Economic democratization at a crossroads

Home > Business > Economy

print dictionary print

Economic democratization at a crossroads


“Since it is a pledge, the government will keep its word on economic democratization.” ; April 16, 2013

The clock is ticking as the government tries to cement its “economic democratization” initiative, one of the flagship policies of President Park Geun-hye, by pushing legislation through a special session of the National Assembly currently under way. Meanwhile, the business community?is up in arms, claiming that although there is a need for democratization, excessive restrictions and government-enforced policies would likely deter expansion and be a drag on growth.

Furthermore, there are growing concerns about whether Park has a clear set of goals regarding the initiative after some found recent comments from her to be contradictory.

A total of 12 bills related to economic democratization are scheduled to be passed by the National Assembly by early next month at the latest.

Yesterday, opposition lawmakers told the government to come up with policy specifics for economic democratization.?Not much time is left for the government?to lay the legislative groundwork for its centerpiece initiative, since the National Assembly has scheduled general assemblies?for June 25 and 27. If not?passed by then, bills would be discussed again on July 1 and 2.

Pending economic democratization legislation includes such hot potato issues as banning new cross-shareholding investments among conglomerate affiliates, internal business transactions and owner family members using businesses for personal gain. While these issues are key pieces of the president’s economic democratization plan, they are seen by some as chaebol-bashing, targeting leading family-controlled conglomerates like Samsung, LG and SK.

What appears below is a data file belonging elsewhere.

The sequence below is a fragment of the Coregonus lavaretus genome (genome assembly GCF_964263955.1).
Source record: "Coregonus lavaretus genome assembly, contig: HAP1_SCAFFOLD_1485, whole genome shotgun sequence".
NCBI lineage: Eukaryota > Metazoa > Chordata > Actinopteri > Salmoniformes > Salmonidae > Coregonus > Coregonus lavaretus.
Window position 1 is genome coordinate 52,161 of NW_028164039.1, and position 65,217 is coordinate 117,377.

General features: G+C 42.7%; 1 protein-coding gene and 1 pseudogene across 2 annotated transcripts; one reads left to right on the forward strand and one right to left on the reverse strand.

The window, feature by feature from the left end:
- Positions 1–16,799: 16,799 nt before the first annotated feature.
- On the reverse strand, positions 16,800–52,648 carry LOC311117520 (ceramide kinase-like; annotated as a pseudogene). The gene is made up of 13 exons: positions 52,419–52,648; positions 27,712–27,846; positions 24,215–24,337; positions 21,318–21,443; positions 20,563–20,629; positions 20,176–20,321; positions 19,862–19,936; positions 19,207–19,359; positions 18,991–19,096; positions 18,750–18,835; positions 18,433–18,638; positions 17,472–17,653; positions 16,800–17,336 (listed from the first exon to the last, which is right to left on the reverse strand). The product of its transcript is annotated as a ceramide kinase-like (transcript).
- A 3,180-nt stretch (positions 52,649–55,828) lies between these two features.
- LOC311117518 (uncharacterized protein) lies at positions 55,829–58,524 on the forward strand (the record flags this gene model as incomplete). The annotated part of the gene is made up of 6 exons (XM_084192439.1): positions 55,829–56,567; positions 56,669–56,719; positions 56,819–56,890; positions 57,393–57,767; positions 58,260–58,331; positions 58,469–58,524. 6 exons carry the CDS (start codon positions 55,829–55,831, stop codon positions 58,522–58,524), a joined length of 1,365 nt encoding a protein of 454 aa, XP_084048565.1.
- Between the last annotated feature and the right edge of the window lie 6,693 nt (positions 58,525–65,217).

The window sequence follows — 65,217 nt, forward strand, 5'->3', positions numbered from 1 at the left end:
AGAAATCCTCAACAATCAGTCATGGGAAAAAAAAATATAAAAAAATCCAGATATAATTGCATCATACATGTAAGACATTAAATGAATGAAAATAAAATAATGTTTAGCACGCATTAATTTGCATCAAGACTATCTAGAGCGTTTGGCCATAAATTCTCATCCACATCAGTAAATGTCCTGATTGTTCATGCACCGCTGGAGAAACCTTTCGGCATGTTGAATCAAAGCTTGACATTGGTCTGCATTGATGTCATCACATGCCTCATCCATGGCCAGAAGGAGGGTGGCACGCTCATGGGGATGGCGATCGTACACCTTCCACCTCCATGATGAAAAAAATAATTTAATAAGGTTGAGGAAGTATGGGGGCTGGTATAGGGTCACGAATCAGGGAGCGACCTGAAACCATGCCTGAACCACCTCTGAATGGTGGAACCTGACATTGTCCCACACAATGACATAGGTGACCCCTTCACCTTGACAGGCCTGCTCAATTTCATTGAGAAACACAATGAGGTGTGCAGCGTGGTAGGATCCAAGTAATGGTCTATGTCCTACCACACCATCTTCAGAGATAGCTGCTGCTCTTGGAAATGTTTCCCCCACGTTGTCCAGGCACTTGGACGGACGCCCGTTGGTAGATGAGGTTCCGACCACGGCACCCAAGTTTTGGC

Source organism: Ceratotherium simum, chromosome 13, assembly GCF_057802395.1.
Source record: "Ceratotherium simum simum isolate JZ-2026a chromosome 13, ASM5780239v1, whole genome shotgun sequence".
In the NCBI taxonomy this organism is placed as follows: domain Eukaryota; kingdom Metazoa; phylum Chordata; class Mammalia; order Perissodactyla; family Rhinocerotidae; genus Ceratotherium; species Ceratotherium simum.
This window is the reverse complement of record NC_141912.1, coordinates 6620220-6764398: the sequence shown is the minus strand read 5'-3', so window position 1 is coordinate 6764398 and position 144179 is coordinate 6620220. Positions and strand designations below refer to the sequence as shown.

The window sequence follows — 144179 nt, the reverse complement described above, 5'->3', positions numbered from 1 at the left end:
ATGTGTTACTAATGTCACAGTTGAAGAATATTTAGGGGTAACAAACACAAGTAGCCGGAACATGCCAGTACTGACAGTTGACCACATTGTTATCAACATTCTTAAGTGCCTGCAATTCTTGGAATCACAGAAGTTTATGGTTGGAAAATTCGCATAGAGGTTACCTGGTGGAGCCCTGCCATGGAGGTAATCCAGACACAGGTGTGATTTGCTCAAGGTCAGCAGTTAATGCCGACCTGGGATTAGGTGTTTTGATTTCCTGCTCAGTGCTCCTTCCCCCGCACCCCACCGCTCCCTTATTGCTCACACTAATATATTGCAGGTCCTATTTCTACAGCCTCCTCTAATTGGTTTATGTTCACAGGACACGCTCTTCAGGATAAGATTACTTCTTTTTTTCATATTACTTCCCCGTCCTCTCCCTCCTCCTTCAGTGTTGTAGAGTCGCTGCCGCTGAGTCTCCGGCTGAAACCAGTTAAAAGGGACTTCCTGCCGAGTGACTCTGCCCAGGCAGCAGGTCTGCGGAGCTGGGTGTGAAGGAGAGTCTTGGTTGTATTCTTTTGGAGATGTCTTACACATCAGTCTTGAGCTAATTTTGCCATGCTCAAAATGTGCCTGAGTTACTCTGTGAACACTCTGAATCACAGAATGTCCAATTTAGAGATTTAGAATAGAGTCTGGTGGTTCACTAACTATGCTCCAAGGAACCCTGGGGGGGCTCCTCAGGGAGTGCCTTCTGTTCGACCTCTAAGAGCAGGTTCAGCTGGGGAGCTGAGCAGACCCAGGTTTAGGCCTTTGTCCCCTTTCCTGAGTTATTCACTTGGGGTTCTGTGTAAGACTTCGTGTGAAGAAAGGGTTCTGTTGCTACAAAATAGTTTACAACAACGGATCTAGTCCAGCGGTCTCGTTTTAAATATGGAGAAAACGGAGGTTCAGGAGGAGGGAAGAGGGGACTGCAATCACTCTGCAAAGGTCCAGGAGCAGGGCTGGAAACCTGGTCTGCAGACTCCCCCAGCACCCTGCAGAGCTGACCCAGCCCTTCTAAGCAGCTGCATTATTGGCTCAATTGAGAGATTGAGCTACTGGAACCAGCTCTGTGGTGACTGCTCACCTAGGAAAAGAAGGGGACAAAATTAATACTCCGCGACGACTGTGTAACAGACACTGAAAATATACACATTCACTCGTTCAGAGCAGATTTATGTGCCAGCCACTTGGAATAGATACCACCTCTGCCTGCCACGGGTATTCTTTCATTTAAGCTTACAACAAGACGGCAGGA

However, some confusion began to to emerge after some of Park’s recent remarks.

“I am worried about excess legislation on economic democratization,” she said at a meeting April 15. “Pressuring businesses is not the point of the initiative.”

That seemed to go against what she said during last year’s campaign. “The first task of a happy era for the people is to realize economic democratization that makes small firms dream again,” Park said last July.?

Criticism was leveled at the president, especially by lawmakers who believed Park seemed lost in her own economic democratization idea.

“Since it is a pledge, the government will keep its word on economic democratization,” the president said April 16.??

The business community is raising its voice against the government’s and politicians’ move toward economic democratization, saying the initiative hinders establishment of a creative economy, another key policy of Park.??

The Korean Chamber of Commerce and Industry unveiled a survey yesterday revealing that 45 percent of 302 large and small companies said the discussion on economic democratization bills at the National Assembly has gone too far.

“Economic democratization is needed in some parts, but the current level of discussion at the National Assembly has overreached,” the survey said.


Respondents cited the potential negative effects of enacting the economic democratization bills: contraction in jobs and investments (35.4 percent), undermined competitiveness (30.5 percent), decreased growth potential (17.5 percent) and aggravation of anti-business sentiment (11.3 percent).?The KCCI said 153 of the surveyed companies were small and medium-size businesses.

The survey also indicated that prohibiting new cross-shareholding investments would hinder speedy and efficient decision-making by top management, cited by 42 percent of respondents.

Companies want the government to work on measures to enhance the competitiveness of small enterprises rather than writing additional regulations for large companies, the survey showed.